Thailand: Economists urge caution for gloomy 2023
Thailand needs to prepare for global economic difficulties as they will intensify next year, according to economists.
Kobsak Pootrakool, senior executive vice-president of Bangkok Bank, said the world economy is entering a recession, which will definitely affect Thailand.
One current sign of the impact is Thailand’s exports have begun to decline, said Mr Kobsak.
Domestic consumption has also become stagnant, with tourism the only hope to stimulate economic growth, he said.
In 2023, tourism will play a key role in supporting the economy, Mr Kobsak said at a seminar on Thailand’s economic outlook next year hosted yesterday by Krungthep Turakit newspaper.
He said Thailand needs to ensure adequate foreign reserves as he expects the country to use a considerable amount in the middle of next year.
Supavud Saicheua, an advisor to Kiatnakin Phatra Financial Group, said it is highly likely the world will enter a recession if the US Federal Reserve keeps raising its policy rate.
Mr Supavud said he disagrees with the Bank of Thailand, which views Thailand’s inflation as being driven by the supply side.
He said in terms of the country’s current account deficit, Thailand imported more than it exported since 2021, leading to overconsumption.
Although there has been capital inflow in recent years, the inflow has gone mainly to the equity market rather than for investment, said Mr Supavud.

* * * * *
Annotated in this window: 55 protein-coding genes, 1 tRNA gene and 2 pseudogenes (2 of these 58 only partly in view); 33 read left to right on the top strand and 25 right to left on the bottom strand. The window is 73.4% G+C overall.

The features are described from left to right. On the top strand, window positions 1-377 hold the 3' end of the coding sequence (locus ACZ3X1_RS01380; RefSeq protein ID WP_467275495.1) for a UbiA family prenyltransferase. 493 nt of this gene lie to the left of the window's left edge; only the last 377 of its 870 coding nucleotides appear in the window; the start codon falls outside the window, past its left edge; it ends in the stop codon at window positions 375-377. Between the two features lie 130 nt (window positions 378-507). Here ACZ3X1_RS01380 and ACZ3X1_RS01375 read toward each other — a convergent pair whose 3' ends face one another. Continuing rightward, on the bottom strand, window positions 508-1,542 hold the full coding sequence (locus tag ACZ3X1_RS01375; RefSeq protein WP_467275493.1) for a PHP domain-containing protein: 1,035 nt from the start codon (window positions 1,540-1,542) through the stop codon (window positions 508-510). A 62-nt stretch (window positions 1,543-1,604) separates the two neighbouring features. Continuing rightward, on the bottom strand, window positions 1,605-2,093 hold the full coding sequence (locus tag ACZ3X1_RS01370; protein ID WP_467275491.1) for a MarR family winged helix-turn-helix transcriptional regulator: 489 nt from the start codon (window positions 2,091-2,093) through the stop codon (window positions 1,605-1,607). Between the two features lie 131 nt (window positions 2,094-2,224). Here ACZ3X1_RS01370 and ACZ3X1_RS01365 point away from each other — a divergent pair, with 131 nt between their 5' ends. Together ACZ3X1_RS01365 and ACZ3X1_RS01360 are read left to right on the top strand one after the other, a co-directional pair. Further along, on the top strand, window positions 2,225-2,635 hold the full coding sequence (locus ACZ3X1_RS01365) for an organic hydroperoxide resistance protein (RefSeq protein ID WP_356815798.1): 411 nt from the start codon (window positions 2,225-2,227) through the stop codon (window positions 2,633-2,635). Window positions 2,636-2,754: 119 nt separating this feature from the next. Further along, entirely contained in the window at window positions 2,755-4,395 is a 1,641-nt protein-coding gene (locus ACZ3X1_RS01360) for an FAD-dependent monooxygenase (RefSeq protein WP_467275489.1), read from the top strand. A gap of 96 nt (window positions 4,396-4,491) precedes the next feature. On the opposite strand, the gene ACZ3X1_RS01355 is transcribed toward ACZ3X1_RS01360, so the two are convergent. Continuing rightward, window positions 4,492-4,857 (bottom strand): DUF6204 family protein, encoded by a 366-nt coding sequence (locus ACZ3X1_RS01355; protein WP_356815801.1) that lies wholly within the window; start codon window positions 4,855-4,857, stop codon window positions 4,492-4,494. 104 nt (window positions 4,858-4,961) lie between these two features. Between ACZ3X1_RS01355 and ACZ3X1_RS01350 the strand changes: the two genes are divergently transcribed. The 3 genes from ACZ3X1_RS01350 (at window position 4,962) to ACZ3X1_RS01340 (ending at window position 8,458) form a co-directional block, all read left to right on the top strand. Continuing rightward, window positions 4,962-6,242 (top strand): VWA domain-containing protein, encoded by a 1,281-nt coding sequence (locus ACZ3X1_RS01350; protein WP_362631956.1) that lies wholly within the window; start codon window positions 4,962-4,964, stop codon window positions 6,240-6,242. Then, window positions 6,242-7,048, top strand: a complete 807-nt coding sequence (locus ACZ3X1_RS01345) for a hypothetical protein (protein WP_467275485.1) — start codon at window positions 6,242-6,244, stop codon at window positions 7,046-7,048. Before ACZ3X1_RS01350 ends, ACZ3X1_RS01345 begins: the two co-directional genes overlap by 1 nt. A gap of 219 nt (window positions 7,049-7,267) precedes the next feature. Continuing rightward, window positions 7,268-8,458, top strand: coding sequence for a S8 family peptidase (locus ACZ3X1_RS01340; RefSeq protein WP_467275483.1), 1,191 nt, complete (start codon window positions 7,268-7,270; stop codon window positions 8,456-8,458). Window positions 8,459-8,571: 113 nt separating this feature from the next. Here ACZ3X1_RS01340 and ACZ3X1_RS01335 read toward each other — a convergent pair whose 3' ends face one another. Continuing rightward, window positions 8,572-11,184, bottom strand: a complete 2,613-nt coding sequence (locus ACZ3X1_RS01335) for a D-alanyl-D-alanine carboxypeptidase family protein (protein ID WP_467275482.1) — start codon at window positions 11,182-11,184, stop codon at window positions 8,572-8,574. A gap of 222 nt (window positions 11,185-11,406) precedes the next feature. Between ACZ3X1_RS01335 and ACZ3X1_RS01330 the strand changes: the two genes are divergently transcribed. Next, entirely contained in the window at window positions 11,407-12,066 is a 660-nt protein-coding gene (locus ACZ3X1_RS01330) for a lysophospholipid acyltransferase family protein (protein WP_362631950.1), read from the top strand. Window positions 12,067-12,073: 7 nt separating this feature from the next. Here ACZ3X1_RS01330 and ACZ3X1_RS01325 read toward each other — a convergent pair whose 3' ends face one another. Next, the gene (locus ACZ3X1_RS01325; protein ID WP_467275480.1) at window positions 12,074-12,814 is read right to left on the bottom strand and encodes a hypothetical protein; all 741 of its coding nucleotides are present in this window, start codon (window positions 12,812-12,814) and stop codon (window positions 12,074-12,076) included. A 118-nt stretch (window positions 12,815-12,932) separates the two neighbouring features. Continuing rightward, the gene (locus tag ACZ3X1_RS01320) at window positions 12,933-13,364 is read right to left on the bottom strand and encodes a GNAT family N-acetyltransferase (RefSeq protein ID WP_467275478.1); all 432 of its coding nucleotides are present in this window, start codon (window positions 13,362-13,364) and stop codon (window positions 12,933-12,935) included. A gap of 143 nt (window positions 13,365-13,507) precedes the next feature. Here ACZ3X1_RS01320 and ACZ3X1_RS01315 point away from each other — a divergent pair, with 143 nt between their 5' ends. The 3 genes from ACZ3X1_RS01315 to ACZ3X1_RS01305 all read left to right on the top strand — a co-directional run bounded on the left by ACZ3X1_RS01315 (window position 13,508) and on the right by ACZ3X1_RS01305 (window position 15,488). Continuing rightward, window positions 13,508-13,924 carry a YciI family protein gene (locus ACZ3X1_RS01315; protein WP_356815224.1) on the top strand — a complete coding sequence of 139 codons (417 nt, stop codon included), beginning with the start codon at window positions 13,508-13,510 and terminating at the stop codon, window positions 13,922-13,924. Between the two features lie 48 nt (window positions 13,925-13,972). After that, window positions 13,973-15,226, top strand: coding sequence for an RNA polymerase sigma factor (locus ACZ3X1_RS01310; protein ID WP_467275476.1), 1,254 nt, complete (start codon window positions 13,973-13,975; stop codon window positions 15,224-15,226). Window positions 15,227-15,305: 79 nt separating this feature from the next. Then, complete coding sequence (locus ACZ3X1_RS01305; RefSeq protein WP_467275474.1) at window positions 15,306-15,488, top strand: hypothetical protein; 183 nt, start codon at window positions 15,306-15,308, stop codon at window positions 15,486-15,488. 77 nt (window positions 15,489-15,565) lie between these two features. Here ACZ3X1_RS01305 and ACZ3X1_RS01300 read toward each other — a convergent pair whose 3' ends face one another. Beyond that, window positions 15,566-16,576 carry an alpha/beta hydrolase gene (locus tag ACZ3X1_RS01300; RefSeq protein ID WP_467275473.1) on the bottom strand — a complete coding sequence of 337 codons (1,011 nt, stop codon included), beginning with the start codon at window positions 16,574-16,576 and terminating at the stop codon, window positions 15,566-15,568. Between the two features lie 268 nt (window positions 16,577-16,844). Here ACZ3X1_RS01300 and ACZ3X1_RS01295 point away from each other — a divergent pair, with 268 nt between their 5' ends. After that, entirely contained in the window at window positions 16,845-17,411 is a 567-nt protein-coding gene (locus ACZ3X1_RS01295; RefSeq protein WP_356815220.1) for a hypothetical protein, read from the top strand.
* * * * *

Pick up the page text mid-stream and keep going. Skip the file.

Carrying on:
If Thailand records a high current account deficit in the second quarter next year and foreign tourist arrivals are insufficient, coupled with the Fed’s continued rate hikes, all these factors could affect the economy, he said.
Mr Supavud said the tourism sector would play a major role in supporting the economy next year. However, he said the current number of monthly foreign tourist arrivals of around 1 million is too low.
The country needs around 1.5-2 million foreign arrivals per month, said Mr Supavud.
Kiatipong Ariyapruchya, the World Bank’s senior economist for Thailand, said if the US economy declines by 1%, it will depress the Thai economy by 0.6%.
The World Bank still forecasts a global recession will not occur because the US has ample fiscal room, said Mr Kiatipong.
He said Thailand’s inflation is from the supply side and the nation is expected to be able to handle it.
Mr Kiatipong said he expects next year Thai inflation will fall into the country’s target range.
Earlier the Bank of Thailand reported headline inflation rose to 7.86% in August, up slightly from the previous month, mainly because of fresh food inflation, which was driven by higher vegetable and fruit prices.
In addition, core inflation increased to 3.15% in August, stemming from both food and non-food items.
Energy inflation slowed in tandem with global crude oil prices.